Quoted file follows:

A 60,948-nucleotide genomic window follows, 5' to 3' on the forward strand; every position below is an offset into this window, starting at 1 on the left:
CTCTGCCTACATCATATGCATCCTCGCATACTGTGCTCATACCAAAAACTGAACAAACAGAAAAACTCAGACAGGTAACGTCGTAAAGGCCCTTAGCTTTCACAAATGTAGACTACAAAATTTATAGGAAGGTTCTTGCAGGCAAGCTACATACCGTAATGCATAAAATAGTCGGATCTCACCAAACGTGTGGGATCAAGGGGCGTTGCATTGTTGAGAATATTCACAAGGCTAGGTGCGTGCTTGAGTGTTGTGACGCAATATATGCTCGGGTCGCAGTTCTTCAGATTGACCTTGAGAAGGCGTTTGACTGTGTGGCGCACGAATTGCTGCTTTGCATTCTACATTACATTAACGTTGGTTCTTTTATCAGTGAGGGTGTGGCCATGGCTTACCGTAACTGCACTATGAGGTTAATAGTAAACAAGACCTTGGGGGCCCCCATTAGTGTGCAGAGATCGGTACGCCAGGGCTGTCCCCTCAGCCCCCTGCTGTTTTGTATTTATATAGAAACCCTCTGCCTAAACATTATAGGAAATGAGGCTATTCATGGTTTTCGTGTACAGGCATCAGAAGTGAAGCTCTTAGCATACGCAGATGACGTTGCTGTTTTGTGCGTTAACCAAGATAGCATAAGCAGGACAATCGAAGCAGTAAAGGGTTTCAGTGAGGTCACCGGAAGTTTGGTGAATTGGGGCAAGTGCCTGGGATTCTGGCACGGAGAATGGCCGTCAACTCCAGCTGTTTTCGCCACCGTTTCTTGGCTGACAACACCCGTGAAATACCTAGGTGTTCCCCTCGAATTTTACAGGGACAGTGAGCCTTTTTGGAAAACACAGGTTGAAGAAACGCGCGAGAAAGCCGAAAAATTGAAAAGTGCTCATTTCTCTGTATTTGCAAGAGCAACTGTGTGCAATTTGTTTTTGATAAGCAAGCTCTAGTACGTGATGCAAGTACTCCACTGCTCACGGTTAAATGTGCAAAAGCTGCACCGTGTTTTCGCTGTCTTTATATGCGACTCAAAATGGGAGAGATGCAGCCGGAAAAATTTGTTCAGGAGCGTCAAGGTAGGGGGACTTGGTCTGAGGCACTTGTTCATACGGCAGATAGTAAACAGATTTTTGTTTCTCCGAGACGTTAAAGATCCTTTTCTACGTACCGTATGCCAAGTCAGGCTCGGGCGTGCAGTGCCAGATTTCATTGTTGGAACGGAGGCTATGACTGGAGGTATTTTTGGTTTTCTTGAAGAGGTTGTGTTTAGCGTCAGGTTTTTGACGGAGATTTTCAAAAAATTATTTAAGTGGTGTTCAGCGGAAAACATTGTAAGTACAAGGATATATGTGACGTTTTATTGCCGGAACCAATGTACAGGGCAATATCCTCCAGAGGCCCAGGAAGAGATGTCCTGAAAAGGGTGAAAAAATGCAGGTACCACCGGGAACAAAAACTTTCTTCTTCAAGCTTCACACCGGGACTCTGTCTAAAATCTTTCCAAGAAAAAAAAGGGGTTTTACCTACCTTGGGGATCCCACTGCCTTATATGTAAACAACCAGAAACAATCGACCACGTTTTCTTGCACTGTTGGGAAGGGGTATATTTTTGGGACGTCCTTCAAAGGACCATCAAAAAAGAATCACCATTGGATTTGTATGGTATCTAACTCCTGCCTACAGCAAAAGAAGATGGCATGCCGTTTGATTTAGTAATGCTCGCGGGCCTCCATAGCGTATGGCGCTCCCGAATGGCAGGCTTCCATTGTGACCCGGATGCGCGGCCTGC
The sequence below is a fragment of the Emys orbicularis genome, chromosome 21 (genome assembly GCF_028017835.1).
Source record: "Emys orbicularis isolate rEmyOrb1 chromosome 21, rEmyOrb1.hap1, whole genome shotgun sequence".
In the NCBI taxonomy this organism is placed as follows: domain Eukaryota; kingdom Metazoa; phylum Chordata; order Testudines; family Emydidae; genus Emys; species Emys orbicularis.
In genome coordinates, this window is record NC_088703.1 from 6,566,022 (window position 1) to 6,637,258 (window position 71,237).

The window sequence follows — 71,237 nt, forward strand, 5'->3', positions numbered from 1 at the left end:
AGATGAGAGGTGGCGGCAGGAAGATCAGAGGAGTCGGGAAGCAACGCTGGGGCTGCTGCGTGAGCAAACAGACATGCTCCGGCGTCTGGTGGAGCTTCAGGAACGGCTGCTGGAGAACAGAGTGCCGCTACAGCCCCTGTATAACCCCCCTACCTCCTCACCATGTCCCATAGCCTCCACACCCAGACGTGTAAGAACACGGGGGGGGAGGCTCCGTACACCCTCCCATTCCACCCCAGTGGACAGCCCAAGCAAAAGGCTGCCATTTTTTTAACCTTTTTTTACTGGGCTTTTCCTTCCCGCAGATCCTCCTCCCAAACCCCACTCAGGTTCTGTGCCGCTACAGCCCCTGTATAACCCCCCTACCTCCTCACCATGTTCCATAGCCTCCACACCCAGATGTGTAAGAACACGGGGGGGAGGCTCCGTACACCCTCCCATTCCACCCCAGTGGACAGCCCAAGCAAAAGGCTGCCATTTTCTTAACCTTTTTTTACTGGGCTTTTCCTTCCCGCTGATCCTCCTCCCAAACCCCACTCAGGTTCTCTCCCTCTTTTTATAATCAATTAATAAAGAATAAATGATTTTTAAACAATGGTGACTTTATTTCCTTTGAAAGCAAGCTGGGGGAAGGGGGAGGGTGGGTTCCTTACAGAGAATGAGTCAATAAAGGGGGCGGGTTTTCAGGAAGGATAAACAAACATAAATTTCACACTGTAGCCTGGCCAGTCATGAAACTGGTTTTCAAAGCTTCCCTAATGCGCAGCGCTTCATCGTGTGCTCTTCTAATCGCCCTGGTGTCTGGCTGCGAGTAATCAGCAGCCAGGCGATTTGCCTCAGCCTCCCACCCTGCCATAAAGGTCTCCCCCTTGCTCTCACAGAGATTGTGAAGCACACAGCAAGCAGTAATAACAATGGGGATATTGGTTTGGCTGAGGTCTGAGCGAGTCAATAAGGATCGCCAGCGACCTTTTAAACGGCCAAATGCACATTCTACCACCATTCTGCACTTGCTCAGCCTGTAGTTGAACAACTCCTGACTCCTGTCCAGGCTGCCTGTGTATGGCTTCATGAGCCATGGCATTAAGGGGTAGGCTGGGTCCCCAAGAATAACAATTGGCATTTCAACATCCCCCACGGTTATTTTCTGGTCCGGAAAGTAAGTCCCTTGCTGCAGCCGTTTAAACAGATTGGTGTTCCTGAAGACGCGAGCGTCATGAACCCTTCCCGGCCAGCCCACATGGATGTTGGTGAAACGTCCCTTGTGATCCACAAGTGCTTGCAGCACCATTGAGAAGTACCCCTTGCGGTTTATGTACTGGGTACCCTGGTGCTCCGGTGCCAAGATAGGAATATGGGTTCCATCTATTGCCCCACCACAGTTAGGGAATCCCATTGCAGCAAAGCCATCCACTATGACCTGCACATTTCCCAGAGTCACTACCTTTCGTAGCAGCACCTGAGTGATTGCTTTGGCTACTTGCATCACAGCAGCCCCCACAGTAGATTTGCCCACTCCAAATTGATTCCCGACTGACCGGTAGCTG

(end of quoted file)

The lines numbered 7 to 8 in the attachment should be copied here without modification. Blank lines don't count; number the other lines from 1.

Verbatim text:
The window sequence follows — 71,237 nt, forward strand, 5'->3', positions numbered from 1 at the left end:
AGATGAGAGGTGGCGGCAGGAAGATCAGAGGAGTCGGGAAGCAACGCTGGGGCTGCTGCGTGAGCAAACAGACATGCTCCGGCGTCTGGTGGAGCTTCAGGAACGGCTGCTGGAGAACAGAGTGCCGCTACAGCCCCTGTATAACCCCCCTACCTCCTCACCATGTCCCATAGCCTCCACACCCAGACGTGTAAGAACACGGGGGGGGAGGCTCCGTACACCCTCCCATTCCACCCCAGTGGACAGCCCAAGCAAAAGGCTGCCATTTTTTTAACCTTTTTTTACTGGGCTTTTCCTTCCCGCAGATCCTCCTCCCAAACCCCACTCAGGTTCTGTGCCGCTACAGCCCCTGTATAACCCCCCTACCTCCTCACCATGTTCCATAGCCTCCACACCCAGATGTGTAAGAACACGGGGGGGAGGCTCCGTACACCCTCCCATTCCACCCCAGTGGACAGCCCAAGCAAAAGGCTGCCATTTTCTTAACCTTTTTTTACTGGGCTTTTCCTTCCCGCTGATCCTCCTCCCAAACCCCACTCAGGTTCTCTCCCTCTTTTTATAATCAATTAATAAAGAATAAATGATTTTTAAACAATGGTGACTTTATTTCCTTTGAAAGCAAGCTGGGGGAAGGGGGAGGGTGGGTTCCTTACAGAGAATGAGTCAATAAAGGGGGCGGGTTTTCAGGAAGGATAAACAAACATAAATTTCACACTGTAGCCTGGCCAGTCATGAAACTGGTTTTCAAAGCTTCCCTAATGCGCAGCGCTTCATCGTGTGCTCTTCTAATCGCCCTGGTGTCTGGCTGCGAGTAATCAGCAGCCAGGCGATTTGCCTCAGCCTCCCACCCTGCCATAAAGGTCTCCCCCTTGCTCTCACAGAGATTGTGAAGCACACAGCAAGCAGTAATAACAATGGGGATATTGGTTTGGCTGAGGTCTGAGCGAGTCAATAAGGATCGCCAGCGACCTTTTAAACGGCCAAATGCACATTCTACCACCATTCTGCACTTGCTCAGCCTGTAGTTGAACAACTCCTGACTCCTGTCCAGGCTGCCTGTGTATGGCTTCATGAGCCATGGCATTAAGGGGTAGGCTGGGTCCCCAAGAATAACAATTGGCATTTCAACATCCCCCACGGTTATTTTCTGGTCCGGAAAGTAAGTCCCTTGCTGCAGCCGTTTAAACAGATTGGTGTTCCTGAAGACGCGAGCGTCATGAACCCTTCCCGGCCAGCCCACATGGATGTTGGTGAAACGTCCCTTGTGATCCACAAGTGCTTGCAGCACCATTGAGAAGTACCCCTTGCGGTTTATGTACTGGGTACCCTGGTGCTCCGGTGCCAAGATAGGAATATGGGTTCCATCTATTGCCCCACCACAGTTAGGGAATCCCATTGCAGCAAAGCCATCCACTATGACCTGCACATTTCCCAGAGTCACTACCTTTCGTAGCAGCACCTGAGTGATTGCTTTGGCTACTTGCATCACAGCAGCCCCCACAGTAGATTTGCCCACTCCAAATTGATTCCCGACTGACCGGTAGCTG